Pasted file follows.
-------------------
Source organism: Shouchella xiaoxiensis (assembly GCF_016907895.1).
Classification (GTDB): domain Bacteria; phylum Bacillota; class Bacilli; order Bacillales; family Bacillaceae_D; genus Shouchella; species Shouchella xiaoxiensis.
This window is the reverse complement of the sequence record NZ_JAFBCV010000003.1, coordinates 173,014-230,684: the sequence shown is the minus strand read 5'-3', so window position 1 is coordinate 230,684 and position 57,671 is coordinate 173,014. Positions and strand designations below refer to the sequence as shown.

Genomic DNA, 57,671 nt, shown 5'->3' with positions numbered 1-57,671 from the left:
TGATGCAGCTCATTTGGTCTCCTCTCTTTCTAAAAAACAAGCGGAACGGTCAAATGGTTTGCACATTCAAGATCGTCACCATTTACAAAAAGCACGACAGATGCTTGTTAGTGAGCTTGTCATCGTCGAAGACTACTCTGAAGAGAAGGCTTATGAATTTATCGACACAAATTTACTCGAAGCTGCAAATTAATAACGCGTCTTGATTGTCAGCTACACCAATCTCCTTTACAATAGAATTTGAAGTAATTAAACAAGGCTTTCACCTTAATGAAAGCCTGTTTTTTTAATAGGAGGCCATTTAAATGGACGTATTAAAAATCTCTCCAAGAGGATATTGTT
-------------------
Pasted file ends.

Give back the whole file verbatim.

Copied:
Source organism: Shouchella xiaoxiensis (assembly GCF_016907895.1).
Classification (GTDB): domain Bacteria; phylum Bacillota; class Bacilli; order Bacillales; family Bacillaceae_D; genus Shouchella; species Shouchella xiaoxiensis.
This window is the reverse complement of the sequence record NZ_JAFBCV010000003.1, coordinates 173,014-230,684: the sequence shown is the minus strand read 5'-3', so window position 1 is coordinate 230,684 and position 57,671 is coordinate 173,014. Positions and strand designations below refer to the sequence as shown.

Genomic DNA, 57,671 nt, shown 5'->3' with positions numbered 1-57,671 from the left:
TGATGCAGCTCATTTGGTCTCCTCTCTTTCTAAAAAACAAGCGGAACGGTCAAATGGTTTGCACATTCAAGATCGTCACCATTTACAAAAAGCACGACAGATGCTTGTTAGTGAGCTTGTCATCGTCGAAGACTACTCTGAAGAGAAGGCTTATGAATTTATCGACACAAATTTACTCGAAGCTGCAAATTAATAACGCGTCTTGATTGTCAGCTACACCAATCTCCTTTACAATAGAATTTGAAGTAATTAAACAAGGCTTTCACCTTAATGAAAGCCTGTTTTTTTAATAGGAGGCCATTTAAATGGACGTATTAAAAATCTCTCCAAGAGGATATTGTT